You see a lot of offensive production out of second basemen nowadays. In fact, not only do a ton of these guys hit for power, but they also make for some of the most well-rounded ballplayers. However, I will tell you this much: after the controversy surrounding Jose Altuve, there is no way I am reaching to draft him. We have yet to see how he will perform without the Astros’ system, or in a stadium full of boos every city he travels to. He also does not steal nearly as many bags as he used to. There are still a ton of quality second basemen behind him, but he is a stay away for me at his current ADP as the first second baseman off the board. If you do decide to wait at second base and take a guy outside of the top 10 options, that is why I am here to help.
On the surface, it is crazy to think about Jeff McNeil’s ADP being all the way back at 98th overall after his All-Star season. But it also makes a bit of sense: he is coming off a wrist injury, and many do not believe that he will be able to replicate his power output from last year. Well, McNeil’s wrist is already reportedly at 100% months before the season begins. And assuming the MLB is still using the same baseballs, he is in good shape. Will McNeil hit 23 or more homers for the duration of his career? The answer is likely no, but he is also one of the few players in baseball who seems like a lock for an above .300 average.
McNeil was an extra-base machine last year with 38 doubles, and that is not changing anytime soon. He is a career .321 hitter after two seasons in the bigs and is continuing to improve. A lot of people faded McNeil last year, but the smart people picked him up for free. That won’t be the case this year, but right around the 100 range is where you may want to consider adding some contact to the mix to help with team average. Even if McNeil does suffer from negative regression, he remains a value at this spot.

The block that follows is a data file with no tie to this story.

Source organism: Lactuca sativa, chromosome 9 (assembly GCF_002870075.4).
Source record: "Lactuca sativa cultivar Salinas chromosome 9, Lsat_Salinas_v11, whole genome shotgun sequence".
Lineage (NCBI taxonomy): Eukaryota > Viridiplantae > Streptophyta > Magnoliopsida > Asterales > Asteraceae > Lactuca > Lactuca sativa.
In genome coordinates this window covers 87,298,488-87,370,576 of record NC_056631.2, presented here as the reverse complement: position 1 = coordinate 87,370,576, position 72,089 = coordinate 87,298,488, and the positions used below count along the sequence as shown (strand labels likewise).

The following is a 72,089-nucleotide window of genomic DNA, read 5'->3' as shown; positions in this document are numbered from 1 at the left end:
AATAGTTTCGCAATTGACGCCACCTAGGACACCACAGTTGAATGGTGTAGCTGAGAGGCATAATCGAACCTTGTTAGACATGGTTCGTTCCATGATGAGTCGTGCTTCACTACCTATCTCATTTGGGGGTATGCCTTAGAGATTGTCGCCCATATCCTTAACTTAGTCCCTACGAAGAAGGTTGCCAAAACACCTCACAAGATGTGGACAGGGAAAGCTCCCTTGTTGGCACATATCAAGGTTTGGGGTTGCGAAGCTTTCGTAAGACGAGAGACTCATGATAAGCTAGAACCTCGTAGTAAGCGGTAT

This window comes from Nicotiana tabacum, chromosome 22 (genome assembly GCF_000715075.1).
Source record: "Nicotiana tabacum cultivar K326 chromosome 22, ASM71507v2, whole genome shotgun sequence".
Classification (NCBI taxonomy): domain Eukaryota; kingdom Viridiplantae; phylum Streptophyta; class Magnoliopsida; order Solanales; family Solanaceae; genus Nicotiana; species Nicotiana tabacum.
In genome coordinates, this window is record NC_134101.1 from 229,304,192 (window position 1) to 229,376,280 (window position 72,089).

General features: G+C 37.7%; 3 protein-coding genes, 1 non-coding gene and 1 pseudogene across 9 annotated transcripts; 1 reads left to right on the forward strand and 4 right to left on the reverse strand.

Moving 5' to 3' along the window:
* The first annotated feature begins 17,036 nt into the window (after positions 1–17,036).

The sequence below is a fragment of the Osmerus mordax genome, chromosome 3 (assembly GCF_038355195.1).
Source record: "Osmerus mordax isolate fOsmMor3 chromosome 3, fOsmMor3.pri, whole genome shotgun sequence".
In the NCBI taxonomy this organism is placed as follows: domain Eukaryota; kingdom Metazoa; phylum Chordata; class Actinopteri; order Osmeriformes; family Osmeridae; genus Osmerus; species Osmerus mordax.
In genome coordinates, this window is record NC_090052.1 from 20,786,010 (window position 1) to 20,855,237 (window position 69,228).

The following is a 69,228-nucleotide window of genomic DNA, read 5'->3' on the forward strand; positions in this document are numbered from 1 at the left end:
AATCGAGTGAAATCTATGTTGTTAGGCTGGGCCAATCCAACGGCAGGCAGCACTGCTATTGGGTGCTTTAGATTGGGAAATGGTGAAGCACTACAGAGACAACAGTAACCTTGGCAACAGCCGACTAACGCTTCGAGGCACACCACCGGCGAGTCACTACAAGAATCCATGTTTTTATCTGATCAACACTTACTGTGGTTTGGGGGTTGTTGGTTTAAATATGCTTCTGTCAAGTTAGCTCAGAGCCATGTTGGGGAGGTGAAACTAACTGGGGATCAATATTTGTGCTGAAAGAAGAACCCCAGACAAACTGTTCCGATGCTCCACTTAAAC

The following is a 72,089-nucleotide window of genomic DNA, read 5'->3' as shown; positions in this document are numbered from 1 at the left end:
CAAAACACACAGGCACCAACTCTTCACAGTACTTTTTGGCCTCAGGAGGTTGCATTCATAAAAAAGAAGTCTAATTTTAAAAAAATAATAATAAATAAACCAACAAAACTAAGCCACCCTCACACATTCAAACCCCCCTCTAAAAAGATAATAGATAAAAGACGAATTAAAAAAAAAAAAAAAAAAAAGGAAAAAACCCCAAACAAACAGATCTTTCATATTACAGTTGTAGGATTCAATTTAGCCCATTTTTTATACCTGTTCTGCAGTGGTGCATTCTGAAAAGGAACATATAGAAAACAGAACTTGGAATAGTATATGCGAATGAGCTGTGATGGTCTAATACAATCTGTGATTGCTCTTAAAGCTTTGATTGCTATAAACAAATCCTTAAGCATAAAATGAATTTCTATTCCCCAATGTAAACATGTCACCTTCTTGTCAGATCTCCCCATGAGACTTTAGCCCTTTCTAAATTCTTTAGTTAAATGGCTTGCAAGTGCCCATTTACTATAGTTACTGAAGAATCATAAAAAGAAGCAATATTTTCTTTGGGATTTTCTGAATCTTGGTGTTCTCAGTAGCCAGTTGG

The son of the great Craig Biggio is being drafted 142nd overall on average. At this point, you are looking for upside flyers, and that is what he brings to the table. Biggio struggled to hit for average as a rookie, and he will likely never hit for above-average contract, as he struck out at a 28.1% clip last year. However, he racks up a lot of walks and presents a ton of upside in nearly every other category. He can hit for power, smacking 16 homers in 100 games last year, but at the same time, he also swiped 14 bags. In an age where stolen bases are hard to come by, Biggio is a guy available late in drafts who — assuming a clean bill of health — should be able to offer 20-20 production. For many owners, that may be a fair tradeoff for the high number of K’s, and they will hope he improves upon an impressive rookie campaign.
Though he only appeared in 82 games last season, Brandon Lowe impressed enough voters to finish 3rd in the AL Rookie of the Year Race. In just 296 at-bats, Lowe hit .270 with 17 homers and 51 RBI. If you were to prorate his career numbers, including his first stint in 2018, Lowe is a 30 homer, 100 RBI guy coming off the board at 199th overall! Talk about a steal. This type of production is welcomed at every position, but that is quite the commodity at second base. Though a relatively slept-on prospect, Lowe has hit well at every level of the minors. Of course, he is not immune to having baggage. He had a super high BABIP of .377 and a concerning 34.6% strikeout rate. Lowe could be due for some regression, so he is best served as a bench bat on your team to start the season. But if you are desperate and looking for a power source from a late-round second baseman, Lowe is your guy. He is an incredible young talent that is hard not to buy in to.
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